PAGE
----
Skip to comments.Keep Your Guns Locked Up or Face Lawsuits(VT)
Posted on 12/06/2012 9:33:50 AM PST by marktwain
If you dont lock up your guns or at least keep them unloaded when you have guests, you could be sued when something goes wrong.
One Vermont family is finding out just how horribly wrong things can go: They are being sued for wrongful death in the wake of an accidental shooting between two house guests, which left one of them dead. The suit alleges that the family was negligent, because the weapon involved in the incident was loaded, unsecured and belonged to a family member.
Jeffrey Charbonneau, 24, and his friend Nick Bell, 25, ran into their friend Jim Goodwin at dinner on the night before Thanksgiving 2010. Because their homes were crowded with family members in for the holiday, Jim invited the two friends to stay at his familys house for the night while his parents and brother were away with family.
The next morning, Bell came into the room where Charbonneau was sleeping to wake him up and get going back to their own families for Thanksgiving. The bedroom belonged to Goodwins brother, Charlie, an avid hunter. Bell found what turned out to be a loaded .22-caliber semi-automatic rifle with no safety engaged hanging on the wall and, in what he likely meant to be a joke, Bell walked around Charbonneaus bed holding the gun. It discharged, and a bullet entered Charbonneaus heart from his side, killing him almost instantly.
Bell pled no contest in May to the felony of manslaughter, and to the misdemeanors of assault with a weapon and reckless endangerment, according to a local news report. He was sentenced to a year in jail.
(Excerpt) Read more at blogs.lawyers.com ...
You can attempt to legislate my health. I don’t have to abide. You will not, under any circumstance, legislate my ability to defend myself. I’ve said it numerous times, my soul is prepared.
Stormdog is absolutely right: This has less to do with firemarms and the Second Amendment than it does with premesis liability. Under the common law dating back to Colonial England a landowner is liable for injuries sustained as a result a known dangerous condition especially if the injured person is an invited guest and the injuries are the foreseeable consequence of the dangerous condition.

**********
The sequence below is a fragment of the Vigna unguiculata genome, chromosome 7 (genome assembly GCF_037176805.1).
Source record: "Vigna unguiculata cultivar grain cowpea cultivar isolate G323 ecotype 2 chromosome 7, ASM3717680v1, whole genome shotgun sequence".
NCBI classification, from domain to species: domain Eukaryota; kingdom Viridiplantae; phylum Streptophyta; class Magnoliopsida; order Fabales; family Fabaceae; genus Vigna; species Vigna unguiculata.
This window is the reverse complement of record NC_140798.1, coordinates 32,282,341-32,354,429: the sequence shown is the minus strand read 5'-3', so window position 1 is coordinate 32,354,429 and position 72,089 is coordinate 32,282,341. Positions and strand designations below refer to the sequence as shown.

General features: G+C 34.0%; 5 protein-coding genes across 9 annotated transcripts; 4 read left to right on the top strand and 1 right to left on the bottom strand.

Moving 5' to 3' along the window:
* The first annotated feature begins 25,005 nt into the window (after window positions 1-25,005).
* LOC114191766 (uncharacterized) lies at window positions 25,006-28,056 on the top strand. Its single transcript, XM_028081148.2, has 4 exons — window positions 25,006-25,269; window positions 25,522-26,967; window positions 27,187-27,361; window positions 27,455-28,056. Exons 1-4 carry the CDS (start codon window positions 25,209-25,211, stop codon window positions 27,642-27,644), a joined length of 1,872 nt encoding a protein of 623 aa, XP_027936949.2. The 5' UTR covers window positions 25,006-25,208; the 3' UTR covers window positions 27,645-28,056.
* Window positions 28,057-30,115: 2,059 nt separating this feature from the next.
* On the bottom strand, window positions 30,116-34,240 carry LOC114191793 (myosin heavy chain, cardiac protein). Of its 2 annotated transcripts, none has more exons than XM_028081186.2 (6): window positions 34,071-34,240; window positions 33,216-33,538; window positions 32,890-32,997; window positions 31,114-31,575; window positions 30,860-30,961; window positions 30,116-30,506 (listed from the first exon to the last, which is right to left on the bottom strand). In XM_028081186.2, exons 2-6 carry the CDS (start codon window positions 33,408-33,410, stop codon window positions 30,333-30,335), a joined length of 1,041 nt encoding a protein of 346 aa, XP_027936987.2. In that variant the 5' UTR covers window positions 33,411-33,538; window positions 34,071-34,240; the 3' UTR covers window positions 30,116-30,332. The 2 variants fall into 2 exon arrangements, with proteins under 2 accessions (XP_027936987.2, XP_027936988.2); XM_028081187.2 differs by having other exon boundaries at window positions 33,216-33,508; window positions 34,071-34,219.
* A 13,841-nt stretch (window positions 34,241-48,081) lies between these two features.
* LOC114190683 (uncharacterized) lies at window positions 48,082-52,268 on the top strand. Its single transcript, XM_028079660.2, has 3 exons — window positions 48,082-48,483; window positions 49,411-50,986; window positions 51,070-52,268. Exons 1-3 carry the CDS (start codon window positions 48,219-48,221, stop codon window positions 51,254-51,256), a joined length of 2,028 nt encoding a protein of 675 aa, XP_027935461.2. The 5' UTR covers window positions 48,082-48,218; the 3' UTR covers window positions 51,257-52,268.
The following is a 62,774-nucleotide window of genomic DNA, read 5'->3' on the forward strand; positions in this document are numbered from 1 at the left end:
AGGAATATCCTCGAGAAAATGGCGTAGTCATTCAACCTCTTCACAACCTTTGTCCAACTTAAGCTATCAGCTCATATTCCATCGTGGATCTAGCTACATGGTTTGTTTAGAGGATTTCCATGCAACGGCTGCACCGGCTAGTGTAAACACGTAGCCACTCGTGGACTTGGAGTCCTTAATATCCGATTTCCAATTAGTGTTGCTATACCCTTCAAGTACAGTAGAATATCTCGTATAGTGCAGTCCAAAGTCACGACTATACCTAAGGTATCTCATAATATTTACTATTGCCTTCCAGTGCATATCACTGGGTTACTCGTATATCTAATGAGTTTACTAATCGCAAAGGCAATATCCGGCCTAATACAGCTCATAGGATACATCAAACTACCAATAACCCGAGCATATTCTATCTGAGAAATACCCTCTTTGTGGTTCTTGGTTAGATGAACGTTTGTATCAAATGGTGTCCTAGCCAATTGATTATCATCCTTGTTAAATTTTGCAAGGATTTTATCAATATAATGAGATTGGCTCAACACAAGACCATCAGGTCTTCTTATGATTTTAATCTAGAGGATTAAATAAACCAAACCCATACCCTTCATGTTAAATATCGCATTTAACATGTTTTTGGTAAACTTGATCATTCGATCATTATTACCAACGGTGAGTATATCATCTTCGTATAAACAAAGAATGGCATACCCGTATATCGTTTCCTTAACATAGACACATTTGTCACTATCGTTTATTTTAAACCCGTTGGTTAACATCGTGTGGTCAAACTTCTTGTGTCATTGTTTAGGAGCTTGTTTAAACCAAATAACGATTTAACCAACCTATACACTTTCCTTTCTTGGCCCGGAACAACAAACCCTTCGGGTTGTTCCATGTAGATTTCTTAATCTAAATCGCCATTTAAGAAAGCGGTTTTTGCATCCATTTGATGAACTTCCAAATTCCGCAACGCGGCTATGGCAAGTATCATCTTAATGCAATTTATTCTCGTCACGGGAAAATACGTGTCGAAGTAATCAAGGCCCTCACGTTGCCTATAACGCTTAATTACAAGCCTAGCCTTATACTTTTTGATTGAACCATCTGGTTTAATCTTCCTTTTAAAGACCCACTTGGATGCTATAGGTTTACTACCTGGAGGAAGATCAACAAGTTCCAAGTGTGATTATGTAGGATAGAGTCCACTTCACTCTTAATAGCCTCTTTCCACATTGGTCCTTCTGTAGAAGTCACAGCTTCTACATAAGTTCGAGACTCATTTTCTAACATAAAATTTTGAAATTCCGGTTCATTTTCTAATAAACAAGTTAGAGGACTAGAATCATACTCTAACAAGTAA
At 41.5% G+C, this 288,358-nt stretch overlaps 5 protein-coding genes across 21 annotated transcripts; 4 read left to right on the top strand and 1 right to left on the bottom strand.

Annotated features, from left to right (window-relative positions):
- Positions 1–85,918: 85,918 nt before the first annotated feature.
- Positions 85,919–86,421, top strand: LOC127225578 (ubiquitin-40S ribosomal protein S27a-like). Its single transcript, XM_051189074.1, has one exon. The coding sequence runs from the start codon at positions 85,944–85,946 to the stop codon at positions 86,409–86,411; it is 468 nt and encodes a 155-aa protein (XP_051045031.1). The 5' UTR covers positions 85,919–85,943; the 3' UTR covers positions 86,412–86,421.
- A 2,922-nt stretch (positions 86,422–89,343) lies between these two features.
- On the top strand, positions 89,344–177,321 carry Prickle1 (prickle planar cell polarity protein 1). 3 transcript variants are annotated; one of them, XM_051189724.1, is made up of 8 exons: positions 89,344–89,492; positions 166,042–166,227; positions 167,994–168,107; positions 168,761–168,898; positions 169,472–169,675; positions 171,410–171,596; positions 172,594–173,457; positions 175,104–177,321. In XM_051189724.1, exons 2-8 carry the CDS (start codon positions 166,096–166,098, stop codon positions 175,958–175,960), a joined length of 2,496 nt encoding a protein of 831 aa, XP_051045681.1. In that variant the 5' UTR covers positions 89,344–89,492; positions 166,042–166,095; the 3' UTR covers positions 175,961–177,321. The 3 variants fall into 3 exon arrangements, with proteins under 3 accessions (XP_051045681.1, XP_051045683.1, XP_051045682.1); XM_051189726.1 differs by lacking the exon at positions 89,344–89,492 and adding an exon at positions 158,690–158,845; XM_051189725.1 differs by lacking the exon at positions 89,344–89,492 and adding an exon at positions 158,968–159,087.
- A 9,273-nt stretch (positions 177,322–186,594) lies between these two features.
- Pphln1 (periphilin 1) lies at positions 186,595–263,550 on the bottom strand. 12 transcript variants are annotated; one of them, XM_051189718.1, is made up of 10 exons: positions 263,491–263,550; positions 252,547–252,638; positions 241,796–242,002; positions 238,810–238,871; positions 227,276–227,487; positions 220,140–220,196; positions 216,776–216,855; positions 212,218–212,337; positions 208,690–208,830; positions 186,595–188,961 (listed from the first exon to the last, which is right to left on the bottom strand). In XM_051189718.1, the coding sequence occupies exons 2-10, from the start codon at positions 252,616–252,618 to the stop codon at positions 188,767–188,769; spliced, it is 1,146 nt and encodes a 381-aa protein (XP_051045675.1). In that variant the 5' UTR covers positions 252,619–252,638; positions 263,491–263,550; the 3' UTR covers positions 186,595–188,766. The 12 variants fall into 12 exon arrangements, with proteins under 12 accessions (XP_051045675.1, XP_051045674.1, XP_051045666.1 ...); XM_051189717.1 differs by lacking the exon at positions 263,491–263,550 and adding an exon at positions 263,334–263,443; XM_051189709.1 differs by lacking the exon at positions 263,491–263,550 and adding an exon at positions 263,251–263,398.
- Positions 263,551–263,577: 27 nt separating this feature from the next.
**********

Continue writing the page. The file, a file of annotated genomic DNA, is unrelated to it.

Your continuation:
And as for other vermin...I have them as well. Or should I say 'had'?
If I see them, I leave them. Until I have time to set up a proper kill zone, get out the rifle and dispatch them when they return. And they will return...once.
I just don't leave my firearms out in view and loaded.
Stormdog is absolutely right: This has less to do with firearms and the Second Amendment than it does with premesis liability. Under the common law dating back to Colonial England a landowner is liable for injuries sustained as a result a known dangerous condition especially if the injured person is an invited guest and the injuries are the foreseeable consequence of the dangerous condition.
I agree, but it is still wrong. Before 1960, this would never have even been considered for a lawsuit, and if it were, it would have been thrown out of court and the attorney would be in danger of losing his license.
The tort law in this country was deliberately changed to make suits like this possible. I highly reccommend: Liability: The Legal Revolution and Its Consequences by Peter W. Huber.
Also is the concept of “reasonable person.”
Is reasonable to assume that a person would pick up a rifle/pistol and then play with it and in the process, point it at another person and pull the trigger?
No reasonable man would do that. Therefore, the fault lies with the shooter-—he was acting stupidly. He was acting unreasonably.
I have a batch of dipsh*^ left wing libtards that live in VT. My wife was born there but is a staunch conservative (thanks to me). Her mother was a lib but is now a staunch conservative (thanks to me). My wifes Dad was a lib and died a miserable lib in VT. He was a huge Bernie Saunders fan. I used to argue with him about Bernie and he’d say, “just you wait. Bernie will work miracles”. And I’d say, “yeah. On your wallet, freedom and liberty”.
That case fails because the four year old child is below the age of responsibility and is therefore incapable of committing the crime.
His parents are responsible for his actions.
res ipsa loquitur is merely a rule of evidence which creates a presumption that a defendant acted negligently simply because a particular accident occurred.
The presumption arises only if (1) that which caused the accident was under the defendants control, (2) the accident could only occur as a result of a careless act and (3) plaintiff did not contribute to the accident.
I guess I better do something about the loaded Winchester Model 1887 on the pegs over the doorway...
WELL the gun grabber goofs, they got bob costas on their side so there’s that...and bob he’s a big intellectual n’..hes against that shoot ‘em up Tony, dad gummed be a man stand on your own two feet and fear no one gun culture ....it’s the same one that those funky ole founding fathers espoused....
Let’s see here now....costas v. JEFFERSON......costas v JEFFERSON....costas v. JEFFERSON......all in all i think TJ had the right idea..something like...
‘I advise the gun. it gives boldness, enterprise and independence to the mind...carry one on every walk’ Note to bob....this makes more sense than your nonsense....best be keepin to the ole play-by-play bob, just sayn’
So if somebody grabs a cop’s gun and shoots somebody else, is the cop “negligent”? And what’s the difference? The shooter in this case had no authority to touch the gun in question.